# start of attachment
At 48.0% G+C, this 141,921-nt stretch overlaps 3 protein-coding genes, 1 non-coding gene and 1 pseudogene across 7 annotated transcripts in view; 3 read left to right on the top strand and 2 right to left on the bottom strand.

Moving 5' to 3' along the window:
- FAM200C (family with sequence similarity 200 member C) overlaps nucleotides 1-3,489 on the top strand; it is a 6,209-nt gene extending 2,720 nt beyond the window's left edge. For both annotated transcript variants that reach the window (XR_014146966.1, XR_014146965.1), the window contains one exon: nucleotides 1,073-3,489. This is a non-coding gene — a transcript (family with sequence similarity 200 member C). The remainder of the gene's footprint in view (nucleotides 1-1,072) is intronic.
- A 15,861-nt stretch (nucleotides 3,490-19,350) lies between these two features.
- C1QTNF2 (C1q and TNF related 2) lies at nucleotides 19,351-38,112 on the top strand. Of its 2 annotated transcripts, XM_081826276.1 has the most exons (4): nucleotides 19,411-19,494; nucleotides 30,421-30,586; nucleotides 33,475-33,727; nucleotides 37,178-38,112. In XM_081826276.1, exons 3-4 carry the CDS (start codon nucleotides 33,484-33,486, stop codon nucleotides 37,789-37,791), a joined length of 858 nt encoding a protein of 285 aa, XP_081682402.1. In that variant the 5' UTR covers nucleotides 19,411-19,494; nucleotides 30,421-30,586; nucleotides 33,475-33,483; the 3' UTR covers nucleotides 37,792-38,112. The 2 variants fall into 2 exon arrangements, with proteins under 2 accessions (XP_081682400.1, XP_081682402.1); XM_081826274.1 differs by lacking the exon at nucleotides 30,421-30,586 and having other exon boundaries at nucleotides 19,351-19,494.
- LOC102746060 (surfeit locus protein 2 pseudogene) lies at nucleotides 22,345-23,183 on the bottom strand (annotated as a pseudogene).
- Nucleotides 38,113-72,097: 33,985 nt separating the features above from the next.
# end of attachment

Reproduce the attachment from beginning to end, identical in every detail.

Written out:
At 48.0% G+C, this 141,921-nt stretch overlaps 3 protein-coding genes, 1 non-coding gene and 1 pseudogene across 7 annotated transcripts in view; 3 read left to right on the top strand and 2 right to left on the bottom strand.

Moving 5' to 3' along the window:
- FAM200C (family with sequence similarity 200 member C) overlaps nucleotides 1-3,489 on the top strand; it is a 6,209-nt gene extending 2,720 nt beyond the window's left edge. For both annotated transcript variants that reach the window (XR_014146966.1, XR_014146965.1), the window contains one exon: nucleotides 1,073-3,489. This is a non-coding gene — a transcript (family with sequence similarity 200 member C). The remainder of the gene's footprint in view (nucleotides 1-1,072) is intronic.
- A 15,861-nt stretch (nucleotides 3,490-19,350) lies between these two features.
- C1QTNF2 (C1q and TNF related 2) lies at nucleotides 19,351-38,112 on the top strand. Of its 2 annotated transcripts, XM_081826276.1 has the most exons (4): nucleotides 19,411-19,494; nucleotides 30,421-30,586; nucleotides 33,475-33,727; nucleotides 37,178-38,112. In XM_081826276.1, exons 3-4 carry the CDS (start codon nucleotides 33,484-33,486, stop codon nucleotides 37,789-37,791), a joined length of 858 nt encoding a protein of 285 aa, XP_081682402.1. In that variant the 5' UTR covers nucleotides 19,411-19,494; nucleotides 30,421-30,586; nucleotides 33,475-33,483; the 3' UTR covers nucleotides 37,792-38,112. The 2 variants fall into 2 exon arrangements, with proteins under 2 accessions (XP_081682400.1, XP_081682402.1); XM_081826274.1 differs by lacking the exon at nucleotides 30,421-30,586 and having other exon boundaries at nucleotides 19,351-19,494.
- LOC102746060 (surfeit locus protein 2 pseudogene) lies at nucleotides 22,345-23,183 on the bottom strand (annotated as a pseudogene).
- Nucleotides 38,113-72,097: 33,985 nt separating the features above from the next.